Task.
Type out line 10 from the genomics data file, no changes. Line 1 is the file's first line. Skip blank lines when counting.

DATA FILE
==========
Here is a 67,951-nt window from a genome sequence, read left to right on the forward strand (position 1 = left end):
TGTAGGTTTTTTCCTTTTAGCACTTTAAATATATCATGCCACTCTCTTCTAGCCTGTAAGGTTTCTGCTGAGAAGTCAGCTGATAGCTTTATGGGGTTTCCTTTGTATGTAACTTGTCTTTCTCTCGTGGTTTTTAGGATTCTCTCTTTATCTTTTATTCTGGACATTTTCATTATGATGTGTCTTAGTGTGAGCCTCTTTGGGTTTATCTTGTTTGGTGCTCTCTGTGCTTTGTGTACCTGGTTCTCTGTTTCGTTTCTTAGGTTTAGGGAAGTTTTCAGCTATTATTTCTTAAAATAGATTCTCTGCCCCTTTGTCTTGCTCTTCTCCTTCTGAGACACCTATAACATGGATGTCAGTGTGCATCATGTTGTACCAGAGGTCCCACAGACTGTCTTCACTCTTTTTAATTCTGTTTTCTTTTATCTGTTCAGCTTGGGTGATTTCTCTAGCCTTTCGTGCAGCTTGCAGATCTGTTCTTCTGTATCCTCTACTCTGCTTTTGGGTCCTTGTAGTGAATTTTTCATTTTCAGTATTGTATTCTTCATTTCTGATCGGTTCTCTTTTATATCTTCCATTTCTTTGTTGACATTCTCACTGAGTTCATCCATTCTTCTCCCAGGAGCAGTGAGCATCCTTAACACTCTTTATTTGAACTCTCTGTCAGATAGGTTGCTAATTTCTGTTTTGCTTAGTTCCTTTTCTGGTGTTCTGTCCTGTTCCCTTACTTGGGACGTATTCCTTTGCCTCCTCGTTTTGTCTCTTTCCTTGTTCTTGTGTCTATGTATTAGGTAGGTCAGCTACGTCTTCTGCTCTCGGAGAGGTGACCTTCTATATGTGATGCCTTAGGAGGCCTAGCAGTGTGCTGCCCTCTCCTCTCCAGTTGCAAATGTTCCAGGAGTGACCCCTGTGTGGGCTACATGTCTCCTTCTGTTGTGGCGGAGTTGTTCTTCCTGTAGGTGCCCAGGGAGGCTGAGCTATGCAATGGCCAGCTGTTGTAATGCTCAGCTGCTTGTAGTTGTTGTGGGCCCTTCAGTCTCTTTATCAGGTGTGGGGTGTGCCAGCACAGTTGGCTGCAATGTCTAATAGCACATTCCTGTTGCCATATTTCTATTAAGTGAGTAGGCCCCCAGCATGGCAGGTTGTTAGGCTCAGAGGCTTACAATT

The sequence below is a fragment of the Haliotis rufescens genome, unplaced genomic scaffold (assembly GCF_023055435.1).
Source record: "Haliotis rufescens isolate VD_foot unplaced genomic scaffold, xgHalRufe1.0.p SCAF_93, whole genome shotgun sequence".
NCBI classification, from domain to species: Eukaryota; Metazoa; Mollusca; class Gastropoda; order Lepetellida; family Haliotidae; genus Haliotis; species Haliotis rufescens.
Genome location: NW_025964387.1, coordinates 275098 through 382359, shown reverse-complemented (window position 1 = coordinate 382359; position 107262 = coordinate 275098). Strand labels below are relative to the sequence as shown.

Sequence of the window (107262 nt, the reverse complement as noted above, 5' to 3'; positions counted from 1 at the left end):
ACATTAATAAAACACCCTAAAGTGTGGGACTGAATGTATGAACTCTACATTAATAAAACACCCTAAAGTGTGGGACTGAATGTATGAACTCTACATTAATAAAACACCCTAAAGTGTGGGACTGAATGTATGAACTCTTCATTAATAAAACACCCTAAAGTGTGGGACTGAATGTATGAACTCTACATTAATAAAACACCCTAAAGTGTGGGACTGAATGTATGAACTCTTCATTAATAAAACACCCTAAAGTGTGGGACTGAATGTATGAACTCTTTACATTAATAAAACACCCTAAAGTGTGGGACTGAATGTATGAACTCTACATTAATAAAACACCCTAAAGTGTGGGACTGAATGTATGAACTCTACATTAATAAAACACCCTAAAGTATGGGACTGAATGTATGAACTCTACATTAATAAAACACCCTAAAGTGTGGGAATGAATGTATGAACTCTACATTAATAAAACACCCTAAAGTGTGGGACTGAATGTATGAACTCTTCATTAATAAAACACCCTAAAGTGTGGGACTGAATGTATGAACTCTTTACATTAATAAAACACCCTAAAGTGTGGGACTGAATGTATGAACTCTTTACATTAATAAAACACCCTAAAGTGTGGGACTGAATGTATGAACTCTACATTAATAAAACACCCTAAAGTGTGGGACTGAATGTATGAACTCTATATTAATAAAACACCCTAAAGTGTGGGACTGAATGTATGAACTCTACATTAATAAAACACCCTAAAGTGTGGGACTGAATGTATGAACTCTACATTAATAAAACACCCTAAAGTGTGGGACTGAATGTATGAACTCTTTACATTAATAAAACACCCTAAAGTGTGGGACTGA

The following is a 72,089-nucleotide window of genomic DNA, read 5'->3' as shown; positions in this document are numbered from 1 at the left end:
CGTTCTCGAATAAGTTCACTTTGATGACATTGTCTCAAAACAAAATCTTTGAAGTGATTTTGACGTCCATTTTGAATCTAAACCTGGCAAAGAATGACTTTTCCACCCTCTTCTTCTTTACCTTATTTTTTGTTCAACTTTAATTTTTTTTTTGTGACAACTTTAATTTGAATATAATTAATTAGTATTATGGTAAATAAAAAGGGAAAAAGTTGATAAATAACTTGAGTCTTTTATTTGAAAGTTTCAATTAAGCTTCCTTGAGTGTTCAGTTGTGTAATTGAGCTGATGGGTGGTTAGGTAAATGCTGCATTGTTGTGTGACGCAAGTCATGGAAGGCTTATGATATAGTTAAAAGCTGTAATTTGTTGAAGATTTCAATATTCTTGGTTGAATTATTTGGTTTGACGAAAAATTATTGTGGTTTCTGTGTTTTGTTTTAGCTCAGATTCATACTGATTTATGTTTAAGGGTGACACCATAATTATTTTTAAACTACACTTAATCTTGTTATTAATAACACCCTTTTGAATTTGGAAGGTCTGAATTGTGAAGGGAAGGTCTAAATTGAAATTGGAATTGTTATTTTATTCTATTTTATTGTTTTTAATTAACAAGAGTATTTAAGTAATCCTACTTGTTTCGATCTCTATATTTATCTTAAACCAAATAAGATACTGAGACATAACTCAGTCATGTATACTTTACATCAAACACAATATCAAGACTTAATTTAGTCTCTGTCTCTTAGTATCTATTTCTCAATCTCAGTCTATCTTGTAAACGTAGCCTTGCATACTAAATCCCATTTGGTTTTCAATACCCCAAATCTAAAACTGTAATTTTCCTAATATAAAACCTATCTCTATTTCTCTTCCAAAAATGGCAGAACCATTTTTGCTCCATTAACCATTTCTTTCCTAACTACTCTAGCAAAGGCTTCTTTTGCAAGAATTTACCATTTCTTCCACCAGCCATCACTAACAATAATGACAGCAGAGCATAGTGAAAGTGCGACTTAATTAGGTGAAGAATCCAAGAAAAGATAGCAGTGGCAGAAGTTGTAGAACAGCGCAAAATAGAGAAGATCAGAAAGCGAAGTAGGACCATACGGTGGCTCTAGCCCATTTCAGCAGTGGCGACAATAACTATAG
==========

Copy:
CGTTCTCGAATAAGTTCACTTTGATGACATTGTCTCAAAACAAAATCTTTGAAGTGATTTTGACGTCCATTTTGAATCTAAACCTGGCAAAGAATGACTTTTCCACCCTCTTCTTCTTTACCTTATTTTTTGTTCAACTTTAATTTTTTTTTTGTGACAACTTTAATTTGAATATAATTAATTAGTATTATGGTAAATAAAAAGGGAAAAAGTTGATAAATAACTTGAGTCTTTTATTTGAAAGTTTCAATTAAGCTTCCTTGAGTGTTCAGTTGTGTAATTGAGCTGATGGGTGGTTAGGTAAATGCTGCATTGTTGTGTGACGCAAGTCATGGAAGGCTTATGATATAGTTAAAAGCTGTAATTTGTTGAAGATTTCAATATTCTTGGTTGAATTATTTGGTTTGACGAAAAATTATTGTGGTTTCTGTGTTTTGTTTTAGCTCAGATTCATACTGATTTATGTTTAAGGGTGACACCATAATTATTTTTAAACTACACTTAATCTTGTTATTAATAACACCCTTTTGAATTTGGAAGGTCTGAATTGTGAAGGGAAGGTCTAAATTGAAATTGGAATTGTTATTTTATTCTATTTTATTGTTTTTAATTAACAAGAGTATTTAAGTAATCCTACTTGTTTCGATCTCTATATTTATCTTAAACCAAATAAGATACTGAGACATAACTCAGTCATGTATACTTTACATCAAACACAATATCAAGACTTAATTTAGTCTCTGTCTCTTAGTATCTATTTCTCAATCTCAGTCTATCTTGTAAACGTAGCCTTGCATACTAAATCCCATTTGGTTTTCAATACCCCAAATCTAAAACTGTAATTTTCCTAATATAAAACCTATCTCTATTTCTCTTCCAAAAATGGCAGAACCATTTTTGCTCCATTAACCATTTCTTTCCTAACTACTCTAGCAAAGGCTTCTTTTGCAAGAATTTACCATTTCTTCCACCAGCCATCACTAACAATAATGACAGCAGAGCATAGTGAAAGTGCGACTTAATTAGGTGAAGAATCCAAGAAAAGATAGCAGTGGCAGAAGTTGTAGAACAGCGCAAAATAGAGAAGATCAGAAAGCGAAGTAGGACCATACGGTGGCTCTAGCCCATTTCAGCAGTGGCGACAATAACTATAG